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The Monroe Doctrine, 1823 | by USCapitol
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The Monroe Doctrine, 1823

Allyn Cox

Oil on Canvas

1973-1974

Great Experiment Hall

Cox Corridors

 

Responding to Russian territorial claims along the northern Pacific coast, and concerned that European nations would attempt to seize recently independent Latin American states, President James Monroe announced a new national policy. No new colonies would be allowed in the Americas, and European powers were not to interfere in the affairs of the Western Hemisphere. This mural depicts a discussion among the president and members of his cabinet; from left to right are President James Monroe, Secretary of State John Quincy Adams, Attorney General William Wirt, Secretary of War John Calhoun, and Secretary of the Navy Samuel L. Southard.

 

Left: Simón Bolívar, who fought for the independence of many Spanish colonies in South America, represents a commitment to liberty.

 

Right: Greek freedom fighters, who were aided by Russia, Britain, and France in gaining autonomy from the Ottoman Empire, symbolize the struggle for freedom around the globe.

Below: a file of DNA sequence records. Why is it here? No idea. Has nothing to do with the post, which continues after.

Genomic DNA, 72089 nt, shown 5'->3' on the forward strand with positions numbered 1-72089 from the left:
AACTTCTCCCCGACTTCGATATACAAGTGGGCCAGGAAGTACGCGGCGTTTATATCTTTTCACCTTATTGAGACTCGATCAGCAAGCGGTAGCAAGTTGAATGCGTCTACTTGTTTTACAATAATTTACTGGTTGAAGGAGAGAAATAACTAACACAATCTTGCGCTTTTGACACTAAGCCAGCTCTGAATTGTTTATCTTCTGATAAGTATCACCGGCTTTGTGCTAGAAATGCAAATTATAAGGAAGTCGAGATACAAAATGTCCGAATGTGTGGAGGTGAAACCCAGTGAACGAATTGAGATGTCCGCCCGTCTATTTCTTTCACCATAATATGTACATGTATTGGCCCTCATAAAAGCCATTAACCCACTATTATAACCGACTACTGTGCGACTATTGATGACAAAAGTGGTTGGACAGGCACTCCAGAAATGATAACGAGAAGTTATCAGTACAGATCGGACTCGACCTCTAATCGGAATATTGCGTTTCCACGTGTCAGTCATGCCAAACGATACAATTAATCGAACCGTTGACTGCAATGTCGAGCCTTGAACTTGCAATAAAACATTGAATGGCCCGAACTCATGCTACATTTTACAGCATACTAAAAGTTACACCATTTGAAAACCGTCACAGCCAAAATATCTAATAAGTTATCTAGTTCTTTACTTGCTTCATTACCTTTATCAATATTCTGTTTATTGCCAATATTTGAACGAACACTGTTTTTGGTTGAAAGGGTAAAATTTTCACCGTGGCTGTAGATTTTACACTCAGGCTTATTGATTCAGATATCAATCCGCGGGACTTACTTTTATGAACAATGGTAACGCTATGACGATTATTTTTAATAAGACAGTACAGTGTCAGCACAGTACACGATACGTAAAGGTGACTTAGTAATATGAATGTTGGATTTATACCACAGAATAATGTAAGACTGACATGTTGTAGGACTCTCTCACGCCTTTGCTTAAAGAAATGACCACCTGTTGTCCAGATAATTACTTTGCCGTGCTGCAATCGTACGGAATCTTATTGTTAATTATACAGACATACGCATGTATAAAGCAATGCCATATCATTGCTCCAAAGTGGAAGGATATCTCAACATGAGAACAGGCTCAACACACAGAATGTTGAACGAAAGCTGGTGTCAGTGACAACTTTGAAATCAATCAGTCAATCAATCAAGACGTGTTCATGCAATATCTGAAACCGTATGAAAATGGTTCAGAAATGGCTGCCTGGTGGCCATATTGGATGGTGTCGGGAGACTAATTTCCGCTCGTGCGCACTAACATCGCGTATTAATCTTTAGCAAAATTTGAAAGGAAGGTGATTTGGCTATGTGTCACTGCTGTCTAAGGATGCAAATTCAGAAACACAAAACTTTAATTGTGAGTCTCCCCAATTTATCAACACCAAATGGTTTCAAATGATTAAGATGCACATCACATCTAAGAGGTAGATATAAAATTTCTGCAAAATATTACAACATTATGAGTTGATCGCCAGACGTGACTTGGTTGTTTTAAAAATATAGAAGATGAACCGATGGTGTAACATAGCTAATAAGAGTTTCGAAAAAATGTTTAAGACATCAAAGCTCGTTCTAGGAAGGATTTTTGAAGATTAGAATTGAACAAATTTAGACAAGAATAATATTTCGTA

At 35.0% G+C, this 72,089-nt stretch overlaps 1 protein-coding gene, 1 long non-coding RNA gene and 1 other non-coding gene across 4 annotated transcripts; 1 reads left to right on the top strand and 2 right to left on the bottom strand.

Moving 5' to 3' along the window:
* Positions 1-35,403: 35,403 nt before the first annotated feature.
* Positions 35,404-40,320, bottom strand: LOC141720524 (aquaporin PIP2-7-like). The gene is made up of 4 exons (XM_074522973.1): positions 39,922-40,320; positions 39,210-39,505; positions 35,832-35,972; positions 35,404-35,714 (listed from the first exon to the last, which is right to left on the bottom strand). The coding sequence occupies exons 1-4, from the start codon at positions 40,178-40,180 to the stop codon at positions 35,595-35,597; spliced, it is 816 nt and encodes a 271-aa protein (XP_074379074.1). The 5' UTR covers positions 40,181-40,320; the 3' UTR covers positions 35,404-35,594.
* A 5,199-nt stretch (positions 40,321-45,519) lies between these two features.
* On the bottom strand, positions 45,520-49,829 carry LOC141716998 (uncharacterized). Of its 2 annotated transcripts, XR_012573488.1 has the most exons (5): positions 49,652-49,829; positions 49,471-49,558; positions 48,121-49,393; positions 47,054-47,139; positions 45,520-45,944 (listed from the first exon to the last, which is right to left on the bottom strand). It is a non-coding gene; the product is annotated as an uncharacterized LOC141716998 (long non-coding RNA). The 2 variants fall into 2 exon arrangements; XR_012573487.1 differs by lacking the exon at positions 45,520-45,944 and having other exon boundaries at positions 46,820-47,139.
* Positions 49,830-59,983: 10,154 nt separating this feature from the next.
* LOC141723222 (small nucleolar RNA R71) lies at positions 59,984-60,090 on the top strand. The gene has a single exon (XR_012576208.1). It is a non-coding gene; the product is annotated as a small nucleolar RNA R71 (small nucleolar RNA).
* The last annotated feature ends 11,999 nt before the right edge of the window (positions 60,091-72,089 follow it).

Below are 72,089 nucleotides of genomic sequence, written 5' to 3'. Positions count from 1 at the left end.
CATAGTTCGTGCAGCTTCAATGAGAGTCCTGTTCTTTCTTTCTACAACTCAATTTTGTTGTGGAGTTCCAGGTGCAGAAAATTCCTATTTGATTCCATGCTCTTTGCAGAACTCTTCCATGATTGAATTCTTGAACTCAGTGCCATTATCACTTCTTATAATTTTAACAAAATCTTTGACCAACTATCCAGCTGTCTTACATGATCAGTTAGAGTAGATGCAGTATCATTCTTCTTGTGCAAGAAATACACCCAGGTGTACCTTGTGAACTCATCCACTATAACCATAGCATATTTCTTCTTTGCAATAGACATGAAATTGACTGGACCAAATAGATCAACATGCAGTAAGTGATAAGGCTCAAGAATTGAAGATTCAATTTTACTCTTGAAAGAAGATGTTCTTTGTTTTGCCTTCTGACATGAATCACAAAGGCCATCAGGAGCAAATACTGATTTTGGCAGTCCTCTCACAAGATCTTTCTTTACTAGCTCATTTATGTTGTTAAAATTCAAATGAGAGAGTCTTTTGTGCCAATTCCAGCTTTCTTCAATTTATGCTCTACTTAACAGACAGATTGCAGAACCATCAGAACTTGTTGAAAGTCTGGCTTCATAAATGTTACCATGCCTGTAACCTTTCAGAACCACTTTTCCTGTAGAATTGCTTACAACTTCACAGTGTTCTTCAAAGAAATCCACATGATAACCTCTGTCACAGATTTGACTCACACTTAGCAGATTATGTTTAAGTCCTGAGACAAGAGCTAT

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This official Architect of the Capitol photograph is being made available for educational, scholarly, news or personal purposes (not advertising or any other commercial use). When any of these images is used the photographic credit line should read “Architect of the Capitol.” These images may not be used in any way that would imply endorsement by the Architect of the Capitol or the United States Congress of a product, service or point of view. For more information visit www.aoc.gov/terms.

 

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Taken on October 12, 2011